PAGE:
require => Group[“lfyforum”]

You now have the output given below:

notice: /Stage[main]//Group[lfyforum]/ensure: created
notice: /Stage[main]//User[lfy]/ensure: created

Files and folders

Although everything (including directories) is considered a file in UNIX, but not in Puppet. You have to exclusively mention the word directory to have a folder created.

A home directory does not get created, by default; and if it does, default permissions for the home would be 755. In this special case, adding the managehome line to the user stanza should take care of creating the home folder and the skeleton of the folder as well.

user
{
    "lfy":
      ensure => "present",
      uid => "1001",
      gid => "1001",
      comment => "LinuxForU User",
      home => "/home/lfy",
      shell => "/bin/bash",
      managehome => true
}

These are the default file permissions:

root@puppet-client:~# ls -l /home/ | grep lfy
drwxr-xr-x    8 lfy  lfyforum   4096    2010-10-27 22:08 lfy

How do you set directory permissions? Adding these lines to the same file should help:

file
{
    "/home/lfy":
      mode => 700,
      require => User["lfy"]
}

Why did we use the attribute require? It’s so that there are no errors when Puppet tries to apply permissions to a non-existent folder. Here, it will only run when Puppet confirms that the user has been created first. This should give an output as shown below:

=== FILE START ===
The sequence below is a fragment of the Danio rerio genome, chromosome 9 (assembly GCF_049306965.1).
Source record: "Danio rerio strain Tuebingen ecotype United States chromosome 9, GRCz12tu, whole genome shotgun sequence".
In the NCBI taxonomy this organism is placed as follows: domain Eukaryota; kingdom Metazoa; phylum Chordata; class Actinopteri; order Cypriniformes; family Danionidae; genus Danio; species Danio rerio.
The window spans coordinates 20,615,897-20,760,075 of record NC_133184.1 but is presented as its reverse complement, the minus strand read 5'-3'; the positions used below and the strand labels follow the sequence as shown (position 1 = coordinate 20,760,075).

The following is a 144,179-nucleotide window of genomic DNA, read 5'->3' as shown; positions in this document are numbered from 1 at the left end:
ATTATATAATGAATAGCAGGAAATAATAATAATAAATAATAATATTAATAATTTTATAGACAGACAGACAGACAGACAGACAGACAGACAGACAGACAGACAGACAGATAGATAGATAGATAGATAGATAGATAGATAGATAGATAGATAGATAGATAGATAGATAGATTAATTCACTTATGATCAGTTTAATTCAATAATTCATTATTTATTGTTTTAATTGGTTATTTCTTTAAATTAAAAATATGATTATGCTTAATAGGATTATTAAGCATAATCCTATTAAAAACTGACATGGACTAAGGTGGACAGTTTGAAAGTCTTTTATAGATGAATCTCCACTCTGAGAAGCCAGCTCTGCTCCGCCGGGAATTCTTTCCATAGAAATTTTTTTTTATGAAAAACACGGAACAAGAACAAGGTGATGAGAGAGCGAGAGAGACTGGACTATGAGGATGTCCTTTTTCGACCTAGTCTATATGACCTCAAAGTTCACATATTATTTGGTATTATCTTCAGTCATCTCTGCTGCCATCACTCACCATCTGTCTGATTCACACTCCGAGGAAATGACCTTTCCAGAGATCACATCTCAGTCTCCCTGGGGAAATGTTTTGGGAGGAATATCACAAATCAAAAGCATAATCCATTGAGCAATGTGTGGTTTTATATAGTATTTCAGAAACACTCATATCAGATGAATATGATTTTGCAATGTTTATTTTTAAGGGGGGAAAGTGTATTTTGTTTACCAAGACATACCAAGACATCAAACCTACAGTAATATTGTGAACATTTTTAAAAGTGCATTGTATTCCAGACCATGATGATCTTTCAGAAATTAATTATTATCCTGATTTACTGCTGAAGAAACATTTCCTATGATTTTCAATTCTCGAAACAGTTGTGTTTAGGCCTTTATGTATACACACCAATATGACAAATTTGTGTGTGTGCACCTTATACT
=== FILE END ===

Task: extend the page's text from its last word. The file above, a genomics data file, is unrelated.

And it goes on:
notice: /Stage[main]//File[/home/lfy]/mode: mode changed '755' to '700'


root@puppet-client:~# ls -l /home/ | grep lfy
drwx------    8 lfy  lfyforum   4096    2010-10-27 22:08 lfy

Run an id on the user lfy, to see if the user was created properly:

root@puppet-client:~# id lfy
uid=1001(lfy) gid=1001(lfyforum) groups=1001(lfyforum)

Pretty simple, right? Just imagine thousands of machines doing this at the same time without any intervention from your side! As far as Puppet is concerned, it’s the maximum use of the client’s resources. The server only comes into the picture when configurations are to be pulled.

I hope you haven’t forgotten about putting puppetd in cron, as discussed in the last article in this series.

User deletion

What about user deletion? Just reverse a few entries in the user and file stanzas:

user
{
    "lfy":
      ensure => "absent"
}
file
{
    "/home/lfy":
      ensure => absent,
      force => true,
      require => User["lfy"]
}

Why did we use force? Because, by default, Puppet plays safe and does not use rm -rf on the home folder. The force attribute does just that.

Now tell me… a user/admin has left the organisation and you need to remove his/her home folder. Can you remove/delete the home folder through any LDAP service? Hope now you have got the solution to that as well.

I hope you enjoyed creating users, groups and files/folders with Puppet. In the next article, we will look at something even more interesting: the management of passwords, sudo users, and a little bit about setting up Puppet on a machine during installation itself.